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Australia #1, Days 302 - 309: Cycling Across the Nullarbor in Summer (1/3)

cycling the eyre highway

Days 302 – 304

After six days in Bali, I touched down in the world’s most isolated city. The airport’s doors opened to a wall of heat. An oven. The hottest day of the year, in fact. As the air-con shield evaporated, I drowned in a wave of anxiety.

Twenty minutes earlier, border control had aired their disbelief at my endeavour: “Why are you doing it at the hottest time of year?”, “the Nullarbor is not a joke”, “if it’s 38C here, it’s 50C on the plain”. Encouraging and unbelievably positive, I thought. Although I couldn’t help but let their echoes infiltrate my naivety. Their concerns were valid. The Nullarbor is no joke. It may have been cycled a thousand times before, but rarely is it done in summer. And for good reason.

To most non-Australians, the Nullarbor doesn’t mean much. To Australians, it’s a mythical world at their country’s southern centre. An arid moonscape; a deep orange that runs for 1,200 kms from Western Australia to South Australia. A barren, dry wasteland with nothing but a handful of petrol stations (or roadhouses), equivalent in length to the UK. It’s a place where water is sacred, worshipped even, and in limited supply. Many Australians believe driving across the Nullarbor is a challenge, a once-in-a-lifetime adventure. So, the idea of cycling across it: utterly ridiculous, unheard of. And in summer: death warrant.

I had been warned about the Nullarbor six months earlier: “Harriet, people have cycled across Australia before. Perth to Sydney is ridden all the time… I don’t know what the fuss is about," I declared. “There’s literally nothing there,” she replied. “Nothing. And, you’re doing it in summer. People don’t cycle across the Nullarbor in summer”. Still, I took her words with a pinch of salt. I was convinced that cycling across the Nullarbor – summer or otherwise – was not as uncommon as Australians would make you believe.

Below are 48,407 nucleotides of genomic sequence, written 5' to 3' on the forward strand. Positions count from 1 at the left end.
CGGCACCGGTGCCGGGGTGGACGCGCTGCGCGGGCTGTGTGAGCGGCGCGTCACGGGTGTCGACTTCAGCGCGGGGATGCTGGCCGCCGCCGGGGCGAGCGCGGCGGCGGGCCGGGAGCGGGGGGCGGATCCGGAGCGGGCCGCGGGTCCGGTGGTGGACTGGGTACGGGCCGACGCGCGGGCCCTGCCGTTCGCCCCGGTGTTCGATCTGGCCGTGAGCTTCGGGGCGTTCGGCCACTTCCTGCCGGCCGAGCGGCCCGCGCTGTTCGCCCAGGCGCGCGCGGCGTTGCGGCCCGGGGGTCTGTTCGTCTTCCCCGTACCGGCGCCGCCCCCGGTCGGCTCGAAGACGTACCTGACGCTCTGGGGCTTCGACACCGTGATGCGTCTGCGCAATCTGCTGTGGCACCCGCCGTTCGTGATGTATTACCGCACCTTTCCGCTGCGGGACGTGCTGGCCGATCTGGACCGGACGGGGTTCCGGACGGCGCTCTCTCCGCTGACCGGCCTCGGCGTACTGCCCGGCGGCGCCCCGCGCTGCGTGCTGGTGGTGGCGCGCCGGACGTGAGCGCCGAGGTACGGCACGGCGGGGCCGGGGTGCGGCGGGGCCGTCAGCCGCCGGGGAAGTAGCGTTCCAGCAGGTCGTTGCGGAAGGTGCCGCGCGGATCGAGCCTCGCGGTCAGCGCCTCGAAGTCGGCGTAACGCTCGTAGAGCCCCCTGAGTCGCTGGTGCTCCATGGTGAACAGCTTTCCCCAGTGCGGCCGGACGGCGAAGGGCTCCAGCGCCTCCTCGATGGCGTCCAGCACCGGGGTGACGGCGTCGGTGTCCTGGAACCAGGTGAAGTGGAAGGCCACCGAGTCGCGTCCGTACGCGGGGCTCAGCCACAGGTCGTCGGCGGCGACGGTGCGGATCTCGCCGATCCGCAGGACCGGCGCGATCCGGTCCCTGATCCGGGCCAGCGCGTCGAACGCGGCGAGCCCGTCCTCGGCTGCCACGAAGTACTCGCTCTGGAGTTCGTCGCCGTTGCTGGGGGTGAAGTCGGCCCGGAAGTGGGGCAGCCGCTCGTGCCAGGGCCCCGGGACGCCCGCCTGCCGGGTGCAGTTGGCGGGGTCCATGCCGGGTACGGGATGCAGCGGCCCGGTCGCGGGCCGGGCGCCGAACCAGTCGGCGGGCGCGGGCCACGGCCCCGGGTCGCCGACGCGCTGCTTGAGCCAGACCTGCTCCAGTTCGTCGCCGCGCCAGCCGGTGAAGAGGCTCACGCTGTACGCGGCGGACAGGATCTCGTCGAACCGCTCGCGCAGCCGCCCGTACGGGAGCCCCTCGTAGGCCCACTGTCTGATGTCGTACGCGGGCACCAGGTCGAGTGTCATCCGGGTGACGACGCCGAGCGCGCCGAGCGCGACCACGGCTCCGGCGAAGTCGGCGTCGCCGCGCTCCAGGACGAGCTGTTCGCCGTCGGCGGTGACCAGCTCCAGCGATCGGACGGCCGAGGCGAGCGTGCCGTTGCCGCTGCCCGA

Melting under Perth’s unforgiving sun, I walked along a quiet residential street. Behind a bright red door stood Nina and John, two seventy-somethings, who had travelled extensively in their younger years. With two beaming smiles, they welcomed me into their small urban cottage. Instantly I felt at ease, like a reunion between long-lost relatives. Without hesitation I was encouraged to tell the tales of the cycle thus far. They were impressed; enthusiastic even. After an afternoon of atlas analysis, they had ridden the highs and the lows of the past eleven months. Nina’s intrigue was evident; she was reliving her own adventures through mine.

In return, they shared stories of escapades across Africa, the Middle East and the Sub-Continent, during the 70s and 80s. A time when global travel was rare, and international communications was a Tim Berners-Lee wet dream. It was the epitome of travel authenticity, the definition of the unknown. A world unparalleled to our present, yet – to my surprise — experiences that echoed my own.

During the two days I stayed with Nina and John, I was treated to a true Aussie BBQ, I prepared food for the road, spoke to a meteorologist, and I was in a constant state of shock at the value of the Australian dollar. Nina and John’s generosity was unlimited – I was given fly nets, Mac chargers, plugs, fuel, and sweets.

I returned to my steed grateful, yet sad. Once again, I had to leave strangers turned friends – it felt like I had known them for years, not days. I pushed down hard on the pedals and tried to put the next two months to the back of my mind. I was anxious. Anxious about the heat, lack of water, food, and headwind. Before I left, I was given one last parting gift from Nina and John. A friend of theirs had an apartment 100 kms east of Perth. The apartment stood empty and was mine for the evening. Exactly what I needed.

cycling Perth to Norseman

That evening, I arrived in Northam. I hadn’t shifted the unsettled feeling in my stomach. The further east I rode, the more desolate my surroundings became. The road was foreign. The heat had been bearable, but my thoughts were negative. I decided to take each day as it came and to stop trying to predict the unknown. With that mindset, I took advantage of the apartment’s air con and kitchen and spent the evening inhaling calories.

Days 305 – 306

Joined on the road by the deafening chatter of king parrots, cockatoos, and galahs, I was astonished at the abundance of wildlife living in the desert. For the next 100 miles, light entertainment came in the form of guessing bird species, flicking flies from my face, cursing the heat, and dodging road trains. Time flew.